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Real Monsters

angelSo. I like to think I’ve got this nice gig writing for special needs parents every week because I’ve at least occasionally got something positive or helpful to offer. Perhaps I’m a cautionary tale, but I’m hopeful that’s not the case. (If it is, feel free to keep me in the dark.) And after this weekend and the tragic events in Paris, one topic felt exactly right. How do we talk to our intellectually disabled kids who might have an incomplete understanding of the world and just how truly complicated and horrible it can be? This is a topic that could help parents, I thought. I can do some good.

Except here’s the thing. I don’t actually know how to do it, not really. I’m winging it, like most of us are probably winging it, and I’m honestly not sure if I’m doing a very good job. I think maybe I’m not.

We live in a world where this comes up more often than it should. Schuyler wasn’t even two years old when 9/11 occurred, so she’s grown up in a world where that’s a thing that happened and is part of popular media. She lives in a universe where something like that makes sense, I guess, in the same way that to me, Martin Luther King, Jr. and Robert Kennedy were always statesmen whose lives ended with bullets and violence and blood spilled on black and white tv. When Schuyler sees old movies, she knows the World Trade Center isn’t there. In her world, airplanes full of people fly into skyscrapers full of people on live television. That’s not a ridiculous plotline to a movie, something cooked up by a Bond villain. It’s just The Way Things Are.

So I don’t know, I guess a lot of the work has been done for us as parents, done by this shitty, shitty world. Schuyler was born in late 1999, into an existence where there was peace and prosperity. She only remembers one filled with war and death and fear, however. One where the details are in who killed who for what screwed up reason, but the general picture is the same. She goes through drills at school practicing what do do if someone comes in with a gun and begins murdering her classmates, and she understands it. She confesses to being a little nervous when they do the drills, but I’m not sure she’s really as terrified as I think she probably should be.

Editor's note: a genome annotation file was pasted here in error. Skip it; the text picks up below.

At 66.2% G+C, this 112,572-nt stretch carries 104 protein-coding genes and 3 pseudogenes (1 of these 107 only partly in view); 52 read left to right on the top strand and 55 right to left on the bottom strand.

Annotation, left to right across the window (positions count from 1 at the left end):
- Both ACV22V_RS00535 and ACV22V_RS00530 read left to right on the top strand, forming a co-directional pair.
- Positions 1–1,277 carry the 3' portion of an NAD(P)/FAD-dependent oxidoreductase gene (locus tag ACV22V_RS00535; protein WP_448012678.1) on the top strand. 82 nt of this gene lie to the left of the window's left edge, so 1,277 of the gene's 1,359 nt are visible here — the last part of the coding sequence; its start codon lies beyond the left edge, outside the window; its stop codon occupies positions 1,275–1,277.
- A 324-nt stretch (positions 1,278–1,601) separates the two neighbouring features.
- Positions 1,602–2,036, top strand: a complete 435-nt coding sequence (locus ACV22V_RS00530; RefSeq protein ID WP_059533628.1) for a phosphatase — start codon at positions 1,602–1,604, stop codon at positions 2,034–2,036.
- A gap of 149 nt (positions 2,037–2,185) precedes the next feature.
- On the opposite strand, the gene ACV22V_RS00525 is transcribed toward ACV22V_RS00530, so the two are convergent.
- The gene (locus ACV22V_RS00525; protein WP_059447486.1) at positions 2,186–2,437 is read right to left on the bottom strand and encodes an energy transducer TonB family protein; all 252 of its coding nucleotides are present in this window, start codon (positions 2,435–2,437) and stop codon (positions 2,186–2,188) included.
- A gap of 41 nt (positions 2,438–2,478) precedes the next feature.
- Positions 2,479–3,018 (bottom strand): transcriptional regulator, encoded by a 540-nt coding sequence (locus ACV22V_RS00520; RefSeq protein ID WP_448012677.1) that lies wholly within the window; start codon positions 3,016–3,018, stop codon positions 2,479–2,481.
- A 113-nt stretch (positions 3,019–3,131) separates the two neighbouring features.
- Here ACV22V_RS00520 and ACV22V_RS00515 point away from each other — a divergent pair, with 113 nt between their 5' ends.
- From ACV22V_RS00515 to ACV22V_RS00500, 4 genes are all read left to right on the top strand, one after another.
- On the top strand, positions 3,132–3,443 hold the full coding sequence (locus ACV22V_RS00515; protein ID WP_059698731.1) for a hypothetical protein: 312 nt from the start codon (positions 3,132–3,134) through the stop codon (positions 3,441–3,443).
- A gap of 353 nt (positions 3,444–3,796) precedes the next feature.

Schuyler doesn’t understand what’s going on in any comprehensive way. I don’t know how to explain ISIS or Syria or refugees, and certainly not religious extremism or American jingoism. I tried to explain the Paris tragedy to her as best as I could, but honestly, I’m not sure I understood it all that well myself. I still remember the world before it lost its mind. I don’t really have the intelligence or the stomach to make sense of it to Schuyler now.

I wonder how other parents of developmentally impaired kids talk to them about it. What do they tell sensitive kids? How do they combat the fear and the confusion in a way that makes any sense at all, much less to someone with an incomplete, imperfect grasp of this world? It’s a world that they’ll have to live in, and I don’t believe the smart money is on things getting appreciably better any time soon. We can’t dodge the conversations. I just don’t exactly know how to have them.

And here’s where I get to the part that saddens me the most. It might be different for your kids; I kind of hope it is, even though it makes for harder parenting. The truth is, I sense Schuyler has been desensitized to so much of the terribleness of the world spinning around her. She had questions about Paris, but not many, just like she talked only just a little about how she felt as her teachers rehearsed hiding from a gun-wielding monster with her and her classmates.

Maybe this is the reality of any parenting at all in the Twenty-first Century, special needs or no. I cannot even begin to express to you how deeply I wish it were not so.

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